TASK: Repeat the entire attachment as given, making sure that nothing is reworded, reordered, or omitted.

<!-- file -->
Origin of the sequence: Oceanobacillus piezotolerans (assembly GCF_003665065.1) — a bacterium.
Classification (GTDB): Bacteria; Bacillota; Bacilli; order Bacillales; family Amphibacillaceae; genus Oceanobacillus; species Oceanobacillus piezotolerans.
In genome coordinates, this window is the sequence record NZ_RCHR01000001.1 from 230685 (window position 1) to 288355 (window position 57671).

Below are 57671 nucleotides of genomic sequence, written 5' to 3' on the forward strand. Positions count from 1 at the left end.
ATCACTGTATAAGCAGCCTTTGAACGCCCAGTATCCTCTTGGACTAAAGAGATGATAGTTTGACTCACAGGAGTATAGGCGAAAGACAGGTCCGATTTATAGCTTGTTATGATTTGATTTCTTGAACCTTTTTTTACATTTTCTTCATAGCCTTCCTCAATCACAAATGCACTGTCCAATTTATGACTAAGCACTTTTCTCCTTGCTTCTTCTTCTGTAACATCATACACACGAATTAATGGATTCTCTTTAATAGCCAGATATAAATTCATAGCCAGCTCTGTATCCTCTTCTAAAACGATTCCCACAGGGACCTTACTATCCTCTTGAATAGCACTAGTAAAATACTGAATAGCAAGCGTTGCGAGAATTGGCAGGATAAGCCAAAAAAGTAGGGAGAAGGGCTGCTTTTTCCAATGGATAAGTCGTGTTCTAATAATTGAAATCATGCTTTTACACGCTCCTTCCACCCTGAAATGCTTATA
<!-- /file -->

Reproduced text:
Origin of the sequence: Oceanobacillus piezotolerans (assembly GCF_003665065.1) — a bacterium.
Classification (GTDB): Bacteria; Bacillota; Bacilli; order Bacillales; family Amphibacillaceae; genus Oceanobacillus; species Oceanobacillus piezotolerans.
In genome coordinates, this window is the sequence record NZ_RCHR01000001.1 from 230685 (window position 1) to 288355 (window position 57671).

Below are 57671 nucleotides of genomic sequence, written 5' to 3' on the forward strand. Positions count from 1 at the left end.
ATCACTGTATAAGCAGCCTTTGAACGCCCAGTATCCTCTTGGACTAAAGAGATGATAGTTTGACTCACAGGAGTATAGGCGAAAGACAGGTCCGATTTATAGCTTGTTATGATTTGATTTCTTGAACCTTTTTTTACATTTTCTTCATAGCCTTCCTCAATCACAAATGCACTGTCCAATTTATGACTAAGCACTTTTCTCCTTGCTTCTTCTTCTGTAACATCATACACACGAATTAATGGATTCTCTTTAATAGCCAGATATAAATTCATAGCCAGCTCTGTATCCTCTTCTAAAACGATTCCCACAGGGACCTTACTATCCTCTTGAATAGCACTAGTAAAATACTGAATAGCAAGCGTTGCGAGAATTGGCAGGATAAGCCAAAAAAGTAGGGAGAAGGGCTGCTTTTTCCAATGGATAAGTCGTGTTCTAATAATTGAAATCATGCTTTTACACGCTCCTTCCACCCTGAAATGCTTATA